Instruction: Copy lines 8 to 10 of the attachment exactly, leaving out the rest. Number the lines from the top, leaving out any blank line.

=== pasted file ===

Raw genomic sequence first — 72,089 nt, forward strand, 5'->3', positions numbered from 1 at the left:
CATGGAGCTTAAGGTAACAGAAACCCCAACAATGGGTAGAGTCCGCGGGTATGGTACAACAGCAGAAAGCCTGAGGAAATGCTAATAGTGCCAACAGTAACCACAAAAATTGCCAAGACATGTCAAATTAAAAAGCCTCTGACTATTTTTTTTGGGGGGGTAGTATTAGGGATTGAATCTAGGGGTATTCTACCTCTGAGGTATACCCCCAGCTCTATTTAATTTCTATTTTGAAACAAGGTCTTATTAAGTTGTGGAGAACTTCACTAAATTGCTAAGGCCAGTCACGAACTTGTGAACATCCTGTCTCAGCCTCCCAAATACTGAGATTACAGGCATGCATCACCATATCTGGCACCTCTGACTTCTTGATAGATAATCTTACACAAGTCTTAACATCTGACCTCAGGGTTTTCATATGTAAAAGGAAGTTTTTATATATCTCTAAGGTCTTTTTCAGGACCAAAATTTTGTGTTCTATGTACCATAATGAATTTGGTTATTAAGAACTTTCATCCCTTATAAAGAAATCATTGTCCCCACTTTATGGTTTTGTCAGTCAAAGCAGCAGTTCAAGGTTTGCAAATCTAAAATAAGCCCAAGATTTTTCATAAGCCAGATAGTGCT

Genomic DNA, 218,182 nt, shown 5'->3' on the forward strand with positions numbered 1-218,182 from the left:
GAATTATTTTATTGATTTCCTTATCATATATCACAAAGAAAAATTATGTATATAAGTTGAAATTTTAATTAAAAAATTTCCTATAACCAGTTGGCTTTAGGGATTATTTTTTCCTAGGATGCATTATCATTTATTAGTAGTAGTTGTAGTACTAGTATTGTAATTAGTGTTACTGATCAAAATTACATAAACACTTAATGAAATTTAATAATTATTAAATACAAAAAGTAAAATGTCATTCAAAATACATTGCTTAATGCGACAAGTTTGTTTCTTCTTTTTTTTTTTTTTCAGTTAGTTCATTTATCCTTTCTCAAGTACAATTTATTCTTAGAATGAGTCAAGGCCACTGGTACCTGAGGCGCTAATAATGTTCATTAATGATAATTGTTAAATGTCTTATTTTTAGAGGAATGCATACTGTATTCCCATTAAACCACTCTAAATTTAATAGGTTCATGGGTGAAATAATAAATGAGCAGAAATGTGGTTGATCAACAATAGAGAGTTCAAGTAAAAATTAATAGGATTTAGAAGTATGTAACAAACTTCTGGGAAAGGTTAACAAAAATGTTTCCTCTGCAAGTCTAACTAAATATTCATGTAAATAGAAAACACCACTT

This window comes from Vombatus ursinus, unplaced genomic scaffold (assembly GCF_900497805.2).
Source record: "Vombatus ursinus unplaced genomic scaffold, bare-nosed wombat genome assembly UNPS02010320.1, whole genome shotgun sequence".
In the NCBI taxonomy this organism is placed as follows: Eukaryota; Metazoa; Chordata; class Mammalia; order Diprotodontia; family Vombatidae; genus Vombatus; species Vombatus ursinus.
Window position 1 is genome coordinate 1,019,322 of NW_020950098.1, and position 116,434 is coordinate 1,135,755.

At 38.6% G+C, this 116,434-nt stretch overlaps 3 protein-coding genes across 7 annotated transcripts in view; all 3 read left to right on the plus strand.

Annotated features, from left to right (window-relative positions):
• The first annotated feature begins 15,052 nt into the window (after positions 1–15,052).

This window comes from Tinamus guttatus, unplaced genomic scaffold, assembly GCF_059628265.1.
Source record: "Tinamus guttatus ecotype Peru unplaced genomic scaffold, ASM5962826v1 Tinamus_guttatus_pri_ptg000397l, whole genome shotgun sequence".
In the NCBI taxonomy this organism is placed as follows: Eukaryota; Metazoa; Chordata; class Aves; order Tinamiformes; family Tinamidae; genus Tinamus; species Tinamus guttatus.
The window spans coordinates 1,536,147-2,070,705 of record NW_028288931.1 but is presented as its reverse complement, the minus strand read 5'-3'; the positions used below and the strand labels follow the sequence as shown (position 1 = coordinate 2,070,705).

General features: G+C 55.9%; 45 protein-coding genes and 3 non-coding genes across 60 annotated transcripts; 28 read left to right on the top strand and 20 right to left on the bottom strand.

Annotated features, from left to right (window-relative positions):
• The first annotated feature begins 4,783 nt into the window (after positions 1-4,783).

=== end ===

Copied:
Window position 1 is genome coordinate 1,019,322 of NW_020950098.1, and position 116,434 is coordinate 1,135,755.

At 38.6% G+C, this 116,434-nt stretch overlaps 3 protein-coding genes across 7 annotated transcripts in view; all 3 read left to right on the plus strand.

Annotated features, from left to right (window-relative positions):